Rhino's Ramblings - Wasting Away In Uberville Searching For My.....
Robert Thomas - Opinion/Commentary
So what is the big deal when it comes to taxis, ride share and accessibility is something many people are thinking and why is Council spending so much time on the entire issue? This is something which could be decided long ago you might think but in reality it’s a very complicated issue.
It’s not like Council can simply wave their hand and presto you are going to magically see taxis, limousines, shuttles as well as ride share and unregistered companies (commonly referred to scan cabs) work in perfect harmony.
It’s not quite that simple there has to be rules - for some they do not like to see infringement upon businesses while others see a need to insure there are rules to not only insure there are reputable drivers but a level market for all consumers as well. And that includes people who are not so able bodied as others.
The entire issue all came up this past Thursday evening when the Special Needs Advisory Committee met to discuss the two proposed draft bylaws the Taxi Bylaw and the Ride Share Bylaw.
The Taxi Bylaw is something which has sat in a dusty old drawer somewhere in City Hall for years as there was no local bylaw when it came to operating a taxi. Just get a license and have at it.
But that all changed when the Province decided to change the rules and allow ride share companies like Uber and Lyft to enter the Saskatchewan market.
It is a move which has shaken the taxi industry in both Saskatoon and Regina and now it is time for the Friendly City and what happens here could very well make our city as notorious as Weyburn when it comes to public perceptions of our local attitudes towards people with disabilities and special needs.
In the Weyburn case they said no to a group home in a newer upscale neighbourhood saying it would ruin someone's dreams. Whereas in Moose Jaw we are looking at the entire issue of access and equity.
In our City's case do we want to be viewed as the first city to jump on the Uber bandwagon in this province and make no rules to allow those with less mobility access to equitable, affordable and adequate taxi service? Or do we want those who are physically and mentally disabled better access while releasing the boogie man called less choices in the market place given the added expense of providing mobility taxi services?
It’s yet another issue which Council faces where they are damned if they do and they are damned if they don't.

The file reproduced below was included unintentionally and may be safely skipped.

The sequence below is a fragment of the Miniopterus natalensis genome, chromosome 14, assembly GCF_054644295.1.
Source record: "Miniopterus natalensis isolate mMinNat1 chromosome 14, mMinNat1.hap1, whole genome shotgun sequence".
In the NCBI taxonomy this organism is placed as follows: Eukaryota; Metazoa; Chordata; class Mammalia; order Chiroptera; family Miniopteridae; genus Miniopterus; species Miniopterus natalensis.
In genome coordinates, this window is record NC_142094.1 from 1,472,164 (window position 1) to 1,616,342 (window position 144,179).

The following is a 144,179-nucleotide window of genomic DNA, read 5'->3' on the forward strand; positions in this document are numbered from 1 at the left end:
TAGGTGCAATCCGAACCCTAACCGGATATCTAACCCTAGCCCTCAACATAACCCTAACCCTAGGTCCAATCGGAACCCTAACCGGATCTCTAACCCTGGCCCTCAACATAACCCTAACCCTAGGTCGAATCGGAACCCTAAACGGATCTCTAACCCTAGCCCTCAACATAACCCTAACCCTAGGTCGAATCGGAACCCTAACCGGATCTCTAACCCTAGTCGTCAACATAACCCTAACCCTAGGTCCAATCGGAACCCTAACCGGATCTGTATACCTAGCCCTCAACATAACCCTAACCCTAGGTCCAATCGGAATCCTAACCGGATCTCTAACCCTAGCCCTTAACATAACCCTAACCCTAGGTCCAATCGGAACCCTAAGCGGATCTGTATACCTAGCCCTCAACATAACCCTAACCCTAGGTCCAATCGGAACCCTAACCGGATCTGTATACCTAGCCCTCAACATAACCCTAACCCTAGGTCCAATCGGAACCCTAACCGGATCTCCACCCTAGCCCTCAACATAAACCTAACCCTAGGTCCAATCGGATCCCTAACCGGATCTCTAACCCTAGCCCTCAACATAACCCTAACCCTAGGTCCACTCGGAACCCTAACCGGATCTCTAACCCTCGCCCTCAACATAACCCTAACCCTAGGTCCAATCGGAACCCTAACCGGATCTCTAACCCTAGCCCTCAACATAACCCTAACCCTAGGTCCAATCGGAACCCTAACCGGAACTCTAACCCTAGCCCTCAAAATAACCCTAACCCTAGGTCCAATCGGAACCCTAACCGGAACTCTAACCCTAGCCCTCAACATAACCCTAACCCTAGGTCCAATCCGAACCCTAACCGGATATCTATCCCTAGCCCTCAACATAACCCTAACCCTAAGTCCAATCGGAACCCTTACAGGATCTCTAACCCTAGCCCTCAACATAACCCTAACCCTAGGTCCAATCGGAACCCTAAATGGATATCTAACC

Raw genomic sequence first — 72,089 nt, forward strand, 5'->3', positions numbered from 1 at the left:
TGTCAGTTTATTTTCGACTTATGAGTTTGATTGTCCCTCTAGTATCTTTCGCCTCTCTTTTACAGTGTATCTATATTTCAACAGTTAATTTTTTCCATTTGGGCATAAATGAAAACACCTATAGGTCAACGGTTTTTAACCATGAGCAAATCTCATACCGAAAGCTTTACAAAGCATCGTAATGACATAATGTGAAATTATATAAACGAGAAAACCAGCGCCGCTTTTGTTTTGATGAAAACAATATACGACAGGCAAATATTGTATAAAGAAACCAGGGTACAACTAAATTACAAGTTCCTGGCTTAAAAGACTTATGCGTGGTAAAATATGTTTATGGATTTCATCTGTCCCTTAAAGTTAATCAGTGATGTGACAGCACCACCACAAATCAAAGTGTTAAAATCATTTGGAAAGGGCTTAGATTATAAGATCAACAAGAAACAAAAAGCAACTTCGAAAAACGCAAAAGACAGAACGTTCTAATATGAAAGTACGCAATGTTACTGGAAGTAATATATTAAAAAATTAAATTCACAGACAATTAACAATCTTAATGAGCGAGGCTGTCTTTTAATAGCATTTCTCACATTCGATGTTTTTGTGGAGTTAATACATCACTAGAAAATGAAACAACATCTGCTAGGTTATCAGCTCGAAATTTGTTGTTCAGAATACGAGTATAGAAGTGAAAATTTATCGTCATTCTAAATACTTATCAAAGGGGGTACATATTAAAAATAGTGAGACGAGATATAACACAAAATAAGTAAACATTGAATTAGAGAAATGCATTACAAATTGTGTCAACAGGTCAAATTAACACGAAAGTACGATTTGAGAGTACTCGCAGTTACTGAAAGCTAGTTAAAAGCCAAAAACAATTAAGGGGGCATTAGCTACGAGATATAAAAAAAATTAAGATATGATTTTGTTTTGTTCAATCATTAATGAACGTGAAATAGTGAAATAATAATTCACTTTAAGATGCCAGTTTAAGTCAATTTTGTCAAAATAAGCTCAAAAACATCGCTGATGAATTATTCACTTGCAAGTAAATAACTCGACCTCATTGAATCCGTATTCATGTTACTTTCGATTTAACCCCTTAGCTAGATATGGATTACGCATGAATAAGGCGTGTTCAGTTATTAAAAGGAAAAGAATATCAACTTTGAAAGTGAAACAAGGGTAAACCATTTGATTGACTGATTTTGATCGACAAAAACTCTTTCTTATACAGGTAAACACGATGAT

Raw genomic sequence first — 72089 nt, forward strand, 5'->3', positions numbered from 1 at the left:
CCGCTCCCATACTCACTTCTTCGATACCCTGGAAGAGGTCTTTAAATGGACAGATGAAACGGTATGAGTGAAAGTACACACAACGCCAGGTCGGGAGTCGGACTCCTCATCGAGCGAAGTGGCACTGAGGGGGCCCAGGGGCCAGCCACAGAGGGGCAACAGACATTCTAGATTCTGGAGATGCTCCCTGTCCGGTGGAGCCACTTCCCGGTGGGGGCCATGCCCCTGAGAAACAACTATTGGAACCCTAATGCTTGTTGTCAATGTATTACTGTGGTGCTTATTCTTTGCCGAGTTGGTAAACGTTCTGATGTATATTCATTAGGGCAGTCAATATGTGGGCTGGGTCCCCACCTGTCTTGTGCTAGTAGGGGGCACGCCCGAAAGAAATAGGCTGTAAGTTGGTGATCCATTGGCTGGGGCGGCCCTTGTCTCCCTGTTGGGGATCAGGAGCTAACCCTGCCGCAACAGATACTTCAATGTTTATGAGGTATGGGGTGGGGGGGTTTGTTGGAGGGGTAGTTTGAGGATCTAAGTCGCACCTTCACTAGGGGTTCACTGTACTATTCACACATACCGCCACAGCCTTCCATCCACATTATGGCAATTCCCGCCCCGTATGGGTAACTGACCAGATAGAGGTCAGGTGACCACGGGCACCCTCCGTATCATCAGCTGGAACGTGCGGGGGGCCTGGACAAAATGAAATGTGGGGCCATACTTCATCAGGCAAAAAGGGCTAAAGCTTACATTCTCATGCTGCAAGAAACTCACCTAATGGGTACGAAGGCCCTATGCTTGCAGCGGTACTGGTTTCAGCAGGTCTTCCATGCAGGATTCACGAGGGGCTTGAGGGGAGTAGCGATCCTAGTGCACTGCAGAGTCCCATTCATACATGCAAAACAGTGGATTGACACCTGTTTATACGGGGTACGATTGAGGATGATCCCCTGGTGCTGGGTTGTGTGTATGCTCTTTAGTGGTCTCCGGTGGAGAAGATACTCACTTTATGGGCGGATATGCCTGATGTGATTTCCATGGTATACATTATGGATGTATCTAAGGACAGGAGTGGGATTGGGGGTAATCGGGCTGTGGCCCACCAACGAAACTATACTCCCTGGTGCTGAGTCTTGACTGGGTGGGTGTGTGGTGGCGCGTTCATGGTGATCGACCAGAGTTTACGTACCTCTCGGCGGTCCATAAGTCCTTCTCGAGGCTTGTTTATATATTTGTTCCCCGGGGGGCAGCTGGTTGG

There is a strong push onwards to Uberville and in the rush to get there it almost seems like some Jimmy Buffett song is playing in the background telling you it’s OK to limp back home twice broken leg or not.
With that said providing adequate transportation for people with disabilities and special needs is not cheap either. The cost of equipment is often prohibitive for many firms to get into the business. Plus additional there is often extra time getting riders with disabilities with special needs into and out of taxis or any vehicle for that matter and we all know time is money.
So to help with these financial considerations and encourage the private sector to invest in mobility transport the Special Needs Advisory Committee requested Council consider a tariff attached to all rides in taxis and Ride Sharing and / or other incentives.
The Committee also discussed issues which should be a concern to all residents of Moose Jaw. And that being what type of driver and reality has a hands off to the Taxi industry here spun. Is it compromising safety of both passengers and drivers alike?
And yes, I will admit I had parents tell me there is no way their kids will ever ride in a taxi due to safety considerations as it stands right now - whether real or not sorry I cannot say. That in itself creates a situation where you have the potential of underage (and others) driving impaired due to their own safety concerns.
For most people such initiatives by the Committee I am going to see as completely unnecessary as they usually do not see people with disabilities or special needs using taxis anyhow. So what is the big deal anyhow?
Whether the naysayers want to admit it or not it is really a much bigger issue and that is it is not just about accessibility it is also about equity and allowing everyone participate in society and events if they chose to do so. In many ways it’s a fight against hidden discrimination much like Weyburn showed but were foolish enough not to express in whispers.
It’s the same in Moose Jaw and when it comes to public conveyance even if it is provided by a public firm.
How far can Moose Jaw push the envelope either way? If we go too gung ho when it comes to instituting mobility requirements in the two draft bylaws we risk losing taxi and ride share services. But on the other side we basically turn some residents lives into or continue the prison their disability creates for them when it comes to participating in our city.
Now I know there are going to be those out there who say the City needs to vote for the majority and in a democracy the majority win. But sorry that is not how a democracy works and it is suppose to be allowing those with often weaker voices to be heard and represented.
And that is the balancing act Council is looking at. Do they take a very good look at the concerns and input from an Advisory Committee or do they go the laissez faire way of simply letting the industry decide? Do we apply the brakes temporarily or floor it as we speed towards Uberville?
One thing not recommended by the Committee though was maybe members of Council need to spend a day in a wheelchair and then use only taxis to get around before they decide.